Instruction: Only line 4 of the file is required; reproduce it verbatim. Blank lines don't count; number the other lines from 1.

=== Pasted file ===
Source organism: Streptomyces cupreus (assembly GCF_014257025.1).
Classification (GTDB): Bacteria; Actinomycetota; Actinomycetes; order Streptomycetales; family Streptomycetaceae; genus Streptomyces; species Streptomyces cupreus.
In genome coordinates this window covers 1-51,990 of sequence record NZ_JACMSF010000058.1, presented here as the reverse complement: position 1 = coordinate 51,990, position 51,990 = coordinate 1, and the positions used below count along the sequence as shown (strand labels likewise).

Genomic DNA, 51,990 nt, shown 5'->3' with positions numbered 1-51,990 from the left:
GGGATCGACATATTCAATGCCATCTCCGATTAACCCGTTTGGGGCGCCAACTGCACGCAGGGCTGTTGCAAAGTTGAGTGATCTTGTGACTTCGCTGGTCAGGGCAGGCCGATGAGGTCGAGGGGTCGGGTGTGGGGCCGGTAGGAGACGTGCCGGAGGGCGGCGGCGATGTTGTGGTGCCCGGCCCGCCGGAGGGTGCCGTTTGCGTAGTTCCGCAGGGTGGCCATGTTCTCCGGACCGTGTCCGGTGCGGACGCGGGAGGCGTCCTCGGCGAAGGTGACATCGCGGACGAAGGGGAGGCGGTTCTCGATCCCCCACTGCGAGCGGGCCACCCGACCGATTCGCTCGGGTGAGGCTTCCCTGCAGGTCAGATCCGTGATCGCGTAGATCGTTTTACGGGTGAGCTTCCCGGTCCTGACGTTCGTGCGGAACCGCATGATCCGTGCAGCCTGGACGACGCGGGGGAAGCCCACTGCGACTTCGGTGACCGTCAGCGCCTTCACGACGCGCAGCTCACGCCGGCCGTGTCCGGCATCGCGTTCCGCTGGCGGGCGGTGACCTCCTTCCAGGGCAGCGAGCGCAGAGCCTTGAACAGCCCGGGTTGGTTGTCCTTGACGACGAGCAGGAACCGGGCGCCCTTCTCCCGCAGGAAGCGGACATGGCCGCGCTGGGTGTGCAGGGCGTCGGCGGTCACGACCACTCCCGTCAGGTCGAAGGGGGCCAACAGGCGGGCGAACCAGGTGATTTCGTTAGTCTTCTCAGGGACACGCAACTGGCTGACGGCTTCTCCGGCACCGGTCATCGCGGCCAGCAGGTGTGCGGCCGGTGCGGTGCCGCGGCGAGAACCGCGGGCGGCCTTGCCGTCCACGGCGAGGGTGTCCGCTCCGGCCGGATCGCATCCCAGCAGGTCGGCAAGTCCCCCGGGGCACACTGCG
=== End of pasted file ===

Genomic DNA, 51,990 nt, shown 5'->3' with positions numbered 1-51,990 from the left: